But when you’ve worked hard all your life, and you have a spouse that’s done the same, and you’ve got goals that you’re working for and you think you’re covered, then you find out that it’s not happening, you’re not covered, or so to say. The help that you were planning on that you were paying for all those times, it’s not there. It’s very depressing.
The pain is just not mine, wrote CrescentCityRay – and it is not. Listen to the echo as another story of post-Katrina mental health continues.
I became stressed the minute I found out my home was gone. I saw it on the — on TV in Alabama. And they had an up-in-the-air shot, and they went over Long Beach Oaks. And I seen that every house there was gone in that little area. So, I knew mine was gone too. And that was upsetting.
But, you know, we still thought Nationwide was going to take care of us. So, I really didn’t get that depressed over it. It was stuff. It wasn’t our life. I was happy that John and I and my little dog had gotten out okay. But once Nationwide started messing around, I got a suspicion that they were trying to get out of it because of the way I was being treated by them. I asked them when they went out to review it to — when they sent people out, I asked them to let me know in advance, and they never did. They would call me after it was done. It looked like they were avoiding me. And that was upsetting.
But when I got the letter of denial, I went into depression. And my husband, he was worse, and he — I felt terrible, and then I would see him and how he was reacting to it, and it was just very depressing for me for myself.
I didn’t know what we was going to do. I didn’t have the answers. I cried. I had a lot of headaches. I went around crying all the time. I didn’t know what I was going to do. We was living for the moment. We had no future, no plans, no anything.
And we kept hoping that Nationwide would reconsider. We kept hearing on the news that some of the insurance companies was reconsidering here and there. We hoped they would. But after a couple of years, we finally — I did, I got the feeling that, hey, they are not going to do anything unless we sue them and go through a court of law, and do what we got to do. So, that’s — I felt like they owed us, and I was very depressed. I had no future at all. I still don’t know where
I’m going, four years later.
And I feel they owe me. And it was very depressing. And I was crying all the time and had severe headaches from crying. And it just made me very nervous and tense and short-tempered
with people that I loved. And I didn’t like the way it reacted on me…
I have anger because I keep wondering why that happened. I have anger because of what they put my husband through. Us living in that little FEMA trailer for six months was like a torture chamber. To him it was like a jail cell. He was claustrophobic, and it was just — it was horrible to watch a man his age and in his health condition have to live the last few months of his life in the conditions he lived in.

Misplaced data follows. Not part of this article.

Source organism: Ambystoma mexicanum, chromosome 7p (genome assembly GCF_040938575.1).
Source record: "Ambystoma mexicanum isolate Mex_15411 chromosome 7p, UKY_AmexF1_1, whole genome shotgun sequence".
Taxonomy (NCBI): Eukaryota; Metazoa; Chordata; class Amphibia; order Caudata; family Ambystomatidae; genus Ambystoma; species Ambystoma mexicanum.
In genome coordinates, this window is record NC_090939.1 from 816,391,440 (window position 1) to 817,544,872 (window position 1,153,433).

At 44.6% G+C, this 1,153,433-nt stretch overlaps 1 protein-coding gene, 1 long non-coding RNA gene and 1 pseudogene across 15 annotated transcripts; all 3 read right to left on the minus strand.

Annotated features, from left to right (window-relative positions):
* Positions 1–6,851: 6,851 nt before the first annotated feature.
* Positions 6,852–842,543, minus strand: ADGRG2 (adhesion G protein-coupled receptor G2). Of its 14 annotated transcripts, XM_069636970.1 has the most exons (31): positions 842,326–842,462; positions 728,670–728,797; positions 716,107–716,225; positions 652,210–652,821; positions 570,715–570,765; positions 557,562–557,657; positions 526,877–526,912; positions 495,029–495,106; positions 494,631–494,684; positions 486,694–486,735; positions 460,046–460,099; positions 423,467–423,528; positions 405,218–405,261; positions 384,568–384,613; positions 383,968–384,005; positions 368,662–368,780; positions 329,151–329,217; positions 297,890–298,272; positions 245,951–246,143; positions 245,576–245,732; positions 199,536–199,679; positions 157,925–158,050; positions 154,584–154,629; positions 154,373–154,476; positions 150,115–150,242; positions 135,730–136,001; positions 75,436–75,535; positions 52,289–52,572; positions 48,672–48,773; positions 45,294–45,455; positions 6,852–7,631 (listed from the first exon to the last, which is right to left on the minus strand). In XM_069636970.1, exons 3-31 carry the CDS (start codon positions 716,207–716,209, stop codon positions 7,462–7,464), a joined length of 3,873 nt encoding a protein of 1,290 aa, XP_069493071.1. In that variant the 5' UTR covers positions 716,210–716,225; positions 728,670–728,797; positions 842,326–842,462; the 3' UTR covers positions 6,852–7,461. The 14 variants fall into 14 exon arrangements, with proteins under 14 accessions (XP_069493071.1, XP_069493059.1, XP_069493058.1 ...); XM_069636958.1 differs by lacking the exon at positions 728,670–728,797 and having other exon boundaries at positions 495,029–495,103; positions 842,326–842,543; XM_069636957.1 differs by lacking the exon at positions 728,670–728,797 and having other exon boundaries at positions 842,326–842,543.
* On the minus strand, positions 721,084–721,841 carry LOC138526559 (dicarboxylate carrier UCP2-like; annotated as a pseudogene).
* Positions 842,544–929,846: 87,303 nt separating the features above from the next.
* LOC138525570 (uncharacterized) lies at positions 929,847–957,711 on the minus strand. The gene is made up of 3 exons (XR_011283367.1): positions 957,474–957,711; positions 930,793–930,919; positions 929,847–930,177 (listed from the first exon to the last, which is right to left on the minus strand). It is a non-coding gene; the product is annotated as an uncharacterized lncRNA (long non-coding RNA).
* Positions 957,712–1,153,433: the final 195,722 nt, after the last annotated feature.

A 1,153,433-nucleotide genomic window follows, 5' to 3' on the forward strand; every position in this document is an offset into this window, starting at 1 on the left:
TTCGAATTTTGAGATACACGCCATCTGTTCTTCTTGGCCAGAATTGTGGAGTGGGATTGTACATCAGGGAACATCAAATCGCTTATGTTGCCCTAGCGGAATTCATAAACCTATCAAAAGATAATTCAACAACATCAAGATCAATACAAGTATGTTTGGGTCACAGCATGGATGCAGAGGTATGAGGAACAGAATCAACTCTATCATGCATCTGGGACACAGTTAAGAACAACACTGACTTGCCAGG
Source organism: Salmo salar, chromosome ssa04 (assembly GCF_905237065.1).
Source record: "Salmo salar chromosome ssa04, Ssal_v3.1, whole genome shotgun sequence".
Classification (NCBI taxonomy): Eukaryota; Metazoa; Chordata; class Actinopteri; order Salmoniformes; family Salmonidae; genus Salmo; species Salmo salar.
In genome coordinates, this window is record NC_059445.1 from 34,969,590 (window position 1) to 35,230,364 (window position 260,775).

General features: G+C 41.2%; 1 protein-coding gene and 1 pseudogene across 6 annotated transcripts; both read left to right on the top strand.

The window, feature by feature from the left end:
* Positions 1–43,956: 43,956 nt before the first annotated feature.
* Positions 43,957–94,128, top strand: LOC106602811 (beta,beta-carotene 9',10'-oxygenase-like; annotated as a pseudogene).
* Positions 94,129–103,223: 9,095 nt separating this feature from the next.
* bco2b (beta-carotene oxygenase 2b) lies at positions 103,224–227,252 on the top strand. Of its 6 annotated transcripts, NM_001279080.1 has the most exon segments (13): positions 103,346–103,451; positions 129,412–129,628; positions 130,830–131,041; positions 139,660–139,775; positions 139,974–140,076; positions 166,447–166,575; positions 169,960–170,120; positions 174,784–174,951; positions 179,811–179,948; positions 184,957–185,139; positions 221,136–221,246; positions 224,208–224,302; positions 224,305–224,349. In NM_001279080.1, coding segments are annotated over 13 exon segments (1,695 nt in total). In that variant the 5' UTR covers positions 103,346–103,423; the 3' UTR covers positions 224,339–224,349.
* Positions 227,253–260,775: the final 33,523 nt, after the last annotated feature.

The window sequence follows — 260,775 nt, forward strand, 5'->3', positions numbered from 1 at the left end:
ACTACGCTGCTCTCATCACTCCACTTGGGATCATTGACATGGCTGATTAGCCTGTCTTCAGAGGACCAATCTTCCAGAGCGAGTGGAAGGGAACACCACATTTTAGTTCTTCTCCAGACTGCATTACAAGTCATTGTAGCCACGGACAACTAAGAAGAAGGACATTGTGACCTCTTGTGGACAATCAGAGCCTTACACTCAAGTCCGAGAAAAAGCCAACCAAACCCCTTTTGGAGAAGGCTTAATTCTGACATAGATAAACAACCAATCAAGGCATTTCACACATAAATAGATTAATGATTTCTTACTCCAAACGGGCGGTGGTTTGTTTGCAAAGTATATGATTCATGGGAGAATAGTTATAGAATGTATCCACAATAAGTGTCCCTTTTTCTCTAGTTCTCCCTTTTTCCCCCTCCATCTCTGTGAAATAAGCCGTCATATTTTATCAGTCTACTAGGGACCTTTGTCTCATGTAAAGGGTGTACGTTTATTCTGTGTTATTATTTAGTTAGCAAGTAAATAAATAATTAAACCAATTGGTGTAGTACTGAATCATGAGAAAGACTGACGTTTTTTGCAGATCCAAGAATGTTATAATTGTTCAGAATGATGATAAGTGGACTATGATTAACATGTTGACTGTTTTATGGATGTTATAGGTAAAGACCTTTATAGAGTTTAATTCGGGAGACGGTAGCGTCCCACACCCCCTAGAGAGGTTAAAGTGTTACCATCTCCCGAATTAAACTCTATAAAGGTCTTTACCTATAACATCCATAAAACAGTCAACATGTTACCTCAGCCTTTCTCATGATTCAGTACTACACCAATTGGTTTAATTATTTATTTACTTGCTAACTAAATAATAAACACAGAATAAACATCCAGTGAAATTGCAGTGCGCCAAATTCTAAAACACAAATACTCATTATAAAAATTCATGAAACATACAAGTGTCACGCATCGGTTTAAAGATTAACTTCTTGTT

And I feel like that Nationwide was — they may have not hurt his health as much as his depression, but they took enjoyment away from him. We couldn’t enjoy anything. We didn’t even feel like going to see a movie. We was just too depressed to enjoy life at all. And he died like that.
And I feel like that was Nationwide’s fault for not taking care of us the way they should have. I think if we had money to work with, we could have went on with our life. We could have planned, we could have worked at it, and he would have been happier. At least he had a goal, something to look forward to. But the way it all happened, all he had was more depression ahead of him. And then his health started failing him on top of all that. And I don’t know if it was due to the depression or just his health conditions, but it sure didn’t help.
And seeing him go through that, and then losing him depressed me terribly. And I had a lot of tightness in my chest over months before my surgery. I thought it was just nerves. I don’t know if it was nerves or since I had to have a heart problem, whether it was from my heart, but it was a lot of tightness and aching in the chest.
And I just felt bad. I couldn’t sleep at night. I cried all the time. And like I said, headaches. I got a headache right now just from going through this today. But when you’ve worked hard all your life, and you have a spouse that’s done the same, and you’ve got goals that you’re working for and you think you’re covered, then you find out that it’s not happening, you’re not covered, or so to say. The help that you were planning on that you were paying for all those times, it’s not there.
It’s very depressing. And I cried a lot. I couldn’t stop crying. That’s why I got help from the doctors, so that I could talk to the doctors to make sense with them when they were trying to tell me something about my husband’s condition and that type of thing.
Today SLABBED salutes Helen Politz – this is her story, told in her own words.
Find more of her story and/or references to her story in these SLABBED posts: